A commercial pilot license, or CPL, is a certification that allows its holder to be compensated for operating a plane. Prior to receiving a commercial pilot license, an applicant must satisfy certain prerequisites. The process for obtaining a commercial pilot license tests an individual’s knowledge, skill, and experience. Despite the arduous nature of the application, there is a myriad of job opportunities in commercial aviation.
The majority of countries require an individual seeking a commercial pilot license to be 18 years of age or older. An applicant usually must also be fluent in English or the language of the country where they are applying. Most countries also require the petitioner to hold a private or recreational license. If all those requirements are met, the requisition for a commercial pilot license may proceed. During this period, an applicant must submit to a medical examination, pass a test on her knowledge of piloting, and then pass an actual flight exam.
Holding a commercial pilot license allows an individual to transport passengers and perform other tasks involving people and populated areas. Consequently, a pilot must be physically able to operate the aircraft without risk of being incapacitated by lingering health issues. A medical fitness test ensures that the health of a prospective commercial pilot poses no danger to her passengers or the civilians on the ground. Such tests evaluate a petitioner’s heart, blood pressure, vision, and hearing.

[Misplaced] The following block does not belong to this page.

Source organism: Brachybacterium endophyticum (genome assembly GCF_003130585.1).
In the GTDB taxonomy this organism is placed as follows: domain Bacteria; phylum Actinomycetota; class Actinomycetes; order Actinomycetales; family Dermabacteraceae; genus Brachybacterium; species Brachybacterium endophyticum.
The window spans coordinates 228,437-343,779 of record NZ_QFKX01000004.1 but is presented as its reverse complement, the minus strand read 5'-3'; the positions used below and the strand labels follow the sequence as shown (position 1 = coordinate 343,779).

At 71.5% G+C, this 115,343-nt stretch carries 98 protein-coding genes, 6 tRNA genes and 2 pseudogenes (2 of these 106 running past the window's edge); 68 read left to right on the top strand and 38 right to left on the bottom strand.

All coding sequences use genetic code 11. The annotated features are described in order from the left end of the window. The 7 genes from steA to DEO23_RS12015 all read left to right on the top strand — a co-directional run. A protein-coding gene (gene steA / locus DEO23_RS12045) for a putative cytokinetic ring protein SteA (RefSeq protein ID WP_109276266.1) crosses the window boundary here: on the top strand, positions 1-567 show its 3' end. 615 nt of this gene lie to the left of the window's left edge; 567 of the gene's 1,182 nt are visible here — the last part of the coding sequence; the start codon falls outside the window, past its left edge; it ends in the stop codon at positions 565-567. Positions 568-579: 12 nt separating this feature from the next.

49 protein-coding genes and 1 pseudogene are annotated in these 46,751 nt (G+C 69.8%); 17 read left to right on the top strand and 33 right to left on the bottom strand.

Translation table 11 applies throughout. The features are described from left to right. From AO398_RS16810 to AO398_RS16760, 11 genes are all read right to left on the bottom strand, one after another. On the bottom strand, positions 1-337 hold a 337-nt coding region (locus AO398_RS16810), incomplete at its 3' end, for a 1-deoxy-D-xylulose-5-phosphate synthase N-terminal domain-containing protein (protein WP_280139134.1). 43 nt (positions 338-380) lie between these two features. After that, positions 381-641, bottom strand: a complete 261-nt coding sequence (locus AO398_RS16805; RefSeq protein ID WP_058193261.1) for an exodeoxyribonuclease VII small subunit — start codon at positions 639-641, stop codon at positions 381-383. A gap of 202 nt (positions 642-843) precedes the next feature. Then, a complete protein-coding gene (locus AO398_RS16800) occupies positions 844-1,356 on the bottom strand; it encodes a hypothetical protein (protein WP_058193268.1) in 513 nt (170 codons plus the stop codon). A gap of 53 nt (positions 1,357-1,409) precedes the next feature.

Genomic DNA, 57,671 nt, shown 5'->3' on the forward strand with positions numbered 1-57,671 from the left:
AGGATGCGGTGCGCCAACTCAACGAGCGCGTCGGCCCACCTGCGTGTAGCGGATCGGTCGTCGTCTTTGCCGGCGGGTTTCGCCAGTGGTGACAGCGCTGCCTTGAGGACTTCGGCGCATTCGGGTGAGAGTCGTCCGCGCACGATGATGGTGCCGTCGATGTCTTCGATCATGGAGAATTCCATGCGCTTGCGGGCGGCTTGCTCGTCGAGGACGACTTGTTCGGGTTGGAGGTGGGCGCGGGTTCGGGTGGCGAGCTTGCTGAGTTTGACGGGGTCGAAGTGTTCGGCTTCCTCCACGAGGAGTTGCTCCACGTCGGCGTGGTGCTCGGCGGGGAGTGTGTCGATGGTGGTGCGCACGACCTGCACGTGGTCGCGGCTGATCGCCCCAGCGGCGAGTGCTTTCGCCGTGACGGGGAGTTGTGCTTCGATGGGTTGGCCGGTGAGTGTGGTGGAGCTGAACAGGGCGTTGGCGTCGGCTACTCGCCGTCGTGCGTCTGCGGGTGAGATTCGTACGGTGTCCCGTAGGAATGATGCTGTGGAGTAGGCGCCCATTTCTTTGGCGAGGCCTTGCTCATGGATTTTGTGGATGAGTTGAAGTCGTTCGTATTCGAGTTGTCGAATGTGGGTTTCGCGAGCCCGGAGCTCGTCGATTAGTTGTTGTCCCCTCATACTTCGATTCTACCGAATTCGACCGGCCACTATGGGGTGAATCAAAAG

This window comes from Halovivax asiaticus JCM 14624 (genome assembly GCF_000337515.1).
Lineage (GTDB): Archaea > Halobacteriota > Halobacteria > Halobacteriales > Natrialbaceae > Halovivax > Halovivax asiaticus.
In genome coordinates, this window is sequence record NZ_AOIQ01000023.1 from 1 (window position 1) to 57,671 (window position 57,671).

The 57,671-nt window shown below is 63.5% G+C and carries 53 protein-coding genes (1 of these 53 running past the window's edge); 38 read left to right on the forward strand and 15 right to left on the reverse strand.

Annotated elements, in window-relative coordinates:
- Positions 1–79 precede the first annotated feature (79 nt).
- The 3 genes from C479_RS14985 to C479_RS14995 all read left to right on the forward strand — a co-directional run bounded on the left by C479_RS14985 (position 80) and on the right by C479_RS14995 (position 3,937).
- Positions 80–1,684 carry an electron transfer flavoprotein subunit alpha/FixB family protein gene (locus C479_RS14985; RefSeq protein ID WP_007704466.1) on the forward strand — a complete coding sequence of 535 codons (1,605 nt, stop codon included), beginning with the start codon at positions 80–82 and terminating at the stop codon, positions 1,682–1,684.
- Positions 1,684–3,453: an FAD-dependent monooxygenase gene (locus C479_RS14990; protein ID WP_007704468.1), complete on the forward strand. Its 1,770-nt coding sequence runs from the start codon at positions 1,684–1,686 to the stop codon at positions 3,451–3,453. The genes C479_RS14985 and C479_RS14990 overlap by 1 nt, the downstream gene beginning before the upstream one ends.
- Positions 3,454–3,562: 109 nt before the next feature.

There are two types of commercial pilot license certifications: single-engine and multi-engine. Both require the same hours of flight training and instruction. The instruments used by single-engine aircraft pilots differ from those used by multi-engine aircraft pilots, however. An applicant for a commercial pilot license typically gains the experience needed through private instructors or certified flight schools.
The knowledge portion of the commercial pilot license test seeks to ensure that the candidate possesses an appropriate comprehension of the techniques and instruments used for commercial flight. An applicant must know the rules of the air and understand air traffic procedures. She must also understand how her airplane operates and demonstrate command over the instruments and equipment used in flight. If a prospective commercial pilot passes the knowledge test, she moves on to the practical portion of the exam. During this part, she will fly with an aviation regulator who will test her skills of routine flight procedure.
Passing the medical examination, knowledge test, and flight evaluation results in the issuing of a commercial pilot license. A commercial pilot can work for large airline companies. She can also be employed by private charters. Flight instructors also have commercial pilot licenses. Finally, someone with a commercial license can work civil service jobs as crop dusters, rescue pilots, or emergency transport operators.
The nature of commercial flying jobs vary. For example, an airline pilot has few nonflying duties due to the presence of flight attendants and other support staffs. A charter pilot may have to load passenger baggage and act as a tour guide, however. Some jobs require more time away from home as well. Airline pilots spend a great deal of time traveling from destination to destination, while a civil service pilot may work only in his assigned district or region.
Commercial pilots are also exposed to certain dangers that holders of private or recreational licenses are not. For example, a crop duster may inhale pesticides. Rescue pilots run the risk of suffering bodily harm during their missions. Also, because commercial pilots spend more time in their planes, engine noise may cause hearing loss over the long term. Fatigue is another issue that most commercial pilots encounter.